It’s after school and as you walk past your child’s room you look in delight at your child doing their homework. Then you pause and really look, noticing the way they are hunched over their desk. Your own shoulders and neck start to ache at the thought of holding that position. Homework can be hard enough but let’s not make it painful as well.
Ergonomically, the ideal thing would be to get a height adjustable desk and chair that suits your child right now and also has the capacity to grow with them. It’s also worth knowing how to adapt a shared computer area, as this may give better opportunities to supervise a child’s posture and their internet activities. Getting this right for our kids is super important because growth spurts coupled with sustained poor posture can lead to everything from scoliosis to a lifetime of back and neck pain and lots in between.
The easiest way to think about ergonomics is to see this setup as a series of right angles and work our way up from the ground. First start with feet flat on the floor, as dangling feet can create pressure points along the underneath of the thighs and impact circulation. A foot rest can be used to support the feet if the chair doesn’t go low enough. Next make sure the child is sitting comfortably with their bottom at the back of the seat so that it can provide lumbar and general back support, by reaching up to the shoulder blades or higher. A cushion to support the back can be used if the seat is a little long for the child. Then with their shoulders relaxed, get them to bend their arms at the elbows as if they were going to rest them on the desk. The keyboard should sit directly under their hands with the wrists remaining straight instead of bent up, down or sideways. Bending the wrists stresses them and can lead to repetitive strain injuries. Smaller keyboards without a side number section are better for smaller children so they can reach everything. Finally the top of the monitor should be at eye level, centered in front of the child and at approximately arm’s length distance away to avoid neck and eye strain.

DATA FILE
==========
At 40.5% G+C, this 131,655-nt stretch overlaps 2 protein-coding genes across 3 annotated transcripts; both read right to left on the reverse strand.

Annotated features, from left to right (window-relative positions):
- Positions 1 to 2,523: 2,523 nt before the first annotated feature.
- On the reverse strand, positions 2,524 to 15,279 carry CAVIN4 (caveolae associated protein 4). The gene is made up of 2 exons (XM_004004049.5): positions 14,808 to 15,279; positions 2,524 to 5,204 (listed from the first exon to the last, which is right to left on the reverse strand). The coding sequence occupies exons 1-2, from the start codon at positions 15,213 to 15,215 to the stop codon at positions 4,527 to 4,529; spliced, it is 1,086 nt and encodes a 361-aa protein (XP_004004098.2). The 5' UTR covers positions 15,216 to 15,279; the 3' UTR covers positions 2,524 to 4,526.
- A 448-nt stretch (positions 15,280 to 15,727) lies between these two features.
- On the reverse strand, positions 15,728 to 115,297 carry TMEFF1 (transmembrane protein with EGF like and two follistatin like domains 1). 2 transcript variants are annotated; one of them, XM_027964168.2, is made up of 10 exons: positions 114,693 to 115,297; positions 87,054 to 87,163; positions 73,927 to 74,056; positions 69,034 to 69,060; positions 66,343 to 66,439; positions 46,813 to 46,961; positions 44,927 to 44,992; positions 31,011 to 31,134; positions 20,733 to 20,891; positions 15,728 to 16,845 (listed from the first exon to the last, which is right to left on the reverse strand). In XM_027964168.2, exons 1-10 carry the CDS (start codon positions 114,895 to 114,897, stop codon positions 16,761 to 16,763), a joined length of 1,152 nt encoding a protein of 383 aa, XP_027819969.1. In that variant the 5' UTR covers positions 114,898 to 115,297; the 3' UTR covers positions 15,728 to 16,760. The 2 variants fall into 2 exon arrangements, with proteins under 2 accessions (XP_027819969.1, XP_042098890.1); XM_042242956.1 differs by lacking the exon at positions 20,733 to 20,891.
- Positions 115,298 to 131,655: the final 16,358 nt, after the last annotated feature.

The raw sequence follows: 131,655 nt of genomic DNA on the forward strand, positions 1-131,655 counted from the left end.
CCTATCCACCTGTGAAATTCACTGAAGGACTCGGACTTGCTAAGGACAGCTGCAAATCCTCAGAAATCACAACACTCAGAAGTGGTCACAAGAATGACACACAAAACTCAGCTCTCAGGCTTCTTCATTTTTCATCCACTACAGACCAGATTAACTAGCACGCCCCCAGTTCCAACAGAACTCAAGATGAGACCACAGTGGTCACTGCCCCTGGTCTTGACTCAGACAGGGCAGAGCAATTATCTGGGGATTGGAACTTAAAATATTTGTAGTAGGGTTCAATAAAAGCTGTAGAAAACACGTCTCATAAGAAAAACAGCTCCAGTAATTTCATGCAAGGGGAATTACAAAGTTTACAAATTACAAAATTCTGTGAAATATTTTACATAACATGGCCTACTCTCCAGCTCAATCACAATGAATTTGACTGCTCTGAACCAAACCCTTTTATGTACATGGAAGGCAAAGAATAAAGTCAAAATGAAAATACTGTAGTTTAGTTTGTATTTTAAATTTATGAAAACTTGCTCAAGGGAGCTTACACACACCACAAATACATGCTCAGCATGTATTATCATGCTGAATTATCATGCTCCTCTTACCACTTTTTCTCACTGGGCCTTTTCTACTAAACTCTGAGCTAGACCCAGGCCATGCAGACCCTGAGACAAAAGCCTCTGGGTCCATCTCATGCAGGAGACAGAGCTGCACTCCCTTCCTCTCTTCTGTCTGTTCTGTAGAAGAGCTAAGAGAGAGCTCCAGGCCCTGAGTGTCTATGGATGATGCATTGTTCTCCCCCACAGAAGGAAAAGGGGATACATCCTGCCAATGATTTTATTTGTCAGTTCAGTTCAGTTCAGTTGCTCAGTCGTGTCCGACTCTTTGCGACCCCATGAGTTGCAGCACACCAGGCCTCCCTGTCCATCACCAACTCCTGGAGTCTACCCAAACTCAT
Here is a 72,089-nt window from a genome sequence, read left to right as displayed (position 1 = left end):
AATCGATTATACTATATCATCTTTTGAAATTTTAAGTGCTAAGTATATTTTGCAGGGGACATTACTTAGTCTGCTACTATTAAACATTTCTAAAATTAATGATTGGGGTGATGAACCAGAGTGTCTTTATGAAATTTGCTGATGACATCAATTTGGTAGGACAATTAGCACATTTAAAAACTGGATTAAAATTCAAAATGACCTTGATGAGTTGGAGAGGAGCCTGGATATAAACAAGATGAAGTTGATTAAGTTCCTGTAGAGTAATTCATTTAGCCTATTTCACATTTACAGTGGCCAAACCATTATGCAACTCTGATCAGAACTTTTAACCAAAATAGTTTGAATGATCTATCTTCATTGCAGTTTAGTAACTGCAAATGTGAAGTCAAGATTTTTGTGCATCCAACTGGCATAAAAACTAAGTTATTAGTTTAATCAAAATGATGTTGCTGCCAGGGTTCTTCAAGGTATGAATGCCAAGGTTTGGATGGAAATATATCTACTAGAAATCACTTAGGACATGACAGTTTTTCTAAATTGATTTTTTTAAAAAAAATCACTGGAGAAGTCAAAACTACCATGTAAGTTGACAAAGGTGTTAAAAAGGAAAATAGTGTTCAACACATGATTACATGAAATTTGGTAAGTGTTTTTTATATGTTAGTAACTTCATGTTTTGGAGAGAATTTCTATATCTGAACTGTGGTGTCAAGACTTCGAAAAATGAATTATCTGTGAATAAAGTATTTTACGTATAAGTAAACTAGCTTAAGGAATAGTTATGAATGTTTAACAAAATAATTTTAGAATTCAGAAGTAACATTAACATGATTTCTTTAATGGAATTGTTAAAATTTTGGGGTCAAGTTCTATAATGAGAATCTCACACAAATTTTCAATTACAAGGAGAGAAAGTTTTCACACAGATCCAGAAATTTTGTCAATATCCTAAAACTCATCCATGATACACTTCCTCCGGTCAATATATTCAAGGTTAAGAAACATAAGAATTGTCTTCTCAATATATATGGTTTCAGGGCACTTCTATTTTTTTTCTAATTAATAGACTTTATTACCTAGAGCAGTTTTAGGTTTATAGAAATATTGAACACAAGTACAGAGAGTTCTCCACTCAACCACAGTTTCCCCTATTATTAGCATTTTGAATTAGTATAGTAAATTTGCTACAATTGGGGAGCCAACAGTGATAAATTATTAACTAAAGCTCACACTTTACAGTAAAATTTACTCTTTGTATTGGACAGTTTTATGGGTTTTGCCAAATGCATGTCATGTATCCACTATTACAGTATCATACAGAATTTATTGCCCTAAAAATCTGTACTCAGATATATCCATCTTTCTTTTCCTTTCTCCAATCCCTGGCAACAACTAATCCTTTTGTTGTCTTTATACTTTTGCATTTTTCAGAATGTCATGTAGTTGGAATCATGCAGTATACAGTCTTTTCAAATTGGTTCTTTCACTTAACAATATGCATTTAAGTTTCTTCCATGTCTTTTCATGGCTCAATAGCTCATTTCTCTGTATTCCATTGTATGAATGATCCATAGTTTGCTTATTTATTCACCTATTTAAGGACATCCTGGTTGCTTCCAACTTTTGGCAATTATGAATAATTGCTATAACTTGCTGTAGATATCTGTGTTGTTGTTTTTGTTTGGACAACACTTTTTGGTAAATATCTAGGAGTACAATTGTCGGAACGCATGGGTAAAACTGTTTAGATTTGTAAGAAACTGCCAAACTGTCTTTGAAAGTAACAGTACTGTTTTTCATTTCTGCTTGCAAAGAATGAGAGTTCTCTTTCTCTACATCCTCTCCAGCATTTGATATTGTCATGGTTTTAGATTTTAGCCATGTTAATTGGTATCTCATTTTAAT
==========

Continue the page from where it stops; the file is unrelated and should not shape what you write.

These are the basic principles of setting up an ergonomic study area for your child. As a chiropractor I assess children and can give individual setup advice, as well as gently treating any pain or discomfort that may have already arisen. Parents can also model good posture, break and hydration habits for their children. Let’s help their growing bodies have efficient and successful study habits.
By Karen Hall, Chiropractor